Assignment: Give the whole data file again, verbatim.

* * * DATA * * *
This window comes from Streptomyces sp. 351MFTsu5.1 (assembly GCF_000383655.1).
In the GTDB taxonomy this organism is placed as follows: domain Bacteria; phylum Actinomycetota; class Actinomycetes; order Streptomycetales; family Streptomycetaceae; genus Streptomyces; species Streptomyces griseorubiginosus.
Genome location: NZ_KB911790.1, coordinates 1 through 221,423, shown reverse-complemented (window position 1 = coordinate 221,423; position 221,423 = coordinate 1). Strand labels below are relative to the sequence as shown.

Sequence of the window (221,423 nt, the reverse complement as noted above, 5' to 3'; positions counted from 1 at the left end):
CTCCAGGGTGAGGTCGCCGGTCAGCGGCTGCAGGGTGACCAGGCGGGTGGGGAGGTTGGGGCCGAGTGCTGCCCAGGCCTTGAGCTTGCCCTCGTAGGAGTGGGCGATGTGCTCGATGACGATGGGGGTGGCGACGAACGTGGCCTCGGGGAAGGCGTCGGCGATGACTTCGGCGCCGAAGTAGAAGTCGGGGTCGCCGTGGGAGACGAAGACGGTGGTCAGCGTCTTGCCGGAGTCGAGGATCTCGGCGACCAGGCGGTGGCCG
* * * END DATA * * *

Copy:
This window comes from Streptomyces sp. 351MFTsu5.1 (assembly GCF_000383655.1).
In the GTDB taxonomy this organism is placed as follows: domain Bacteria; phylum Actinomycetota; class Actinomycetes; order Streptomycetales; family Streptomycetaceae; genus Streptomyces; species Streptomyces griseorubiginosus.
Genome location: NZ_KB911790.1, coordinates 1 through 221,423, shown reverse-complemented (window position 1 = coordinate 221,423; position 221,423 = coordinate 1). Strand labels below are relative to the sequence as shown.

Sequence of the window (221,423 nt, the reverse complement as noted above, 5' to 3'; positions counted from 1 at the left end):
CTCCAGGGTGAGGTCGCCGGTCAGCGGCTGCAGGGTGACCAGGCGGGTGGGGAGGTTGGGGCCGAGTGCTGCCCAGGCCTTGAGCTTGCCCTCGTAGGAGTGGGCGATGTGCTCGATGACGATGGGGGTGGCGACGAACGTGGCCTCGGGGAAGGCGTCGGCGATGACTTCGGCGCCGAAGTAGAAGTCGGGGTCGCCGTGGGAGACGAAGACGGTGGTCAGCGTCTTGCCGGAGTCGAGGATCTCGGCGACCAGGCGGTGGCCG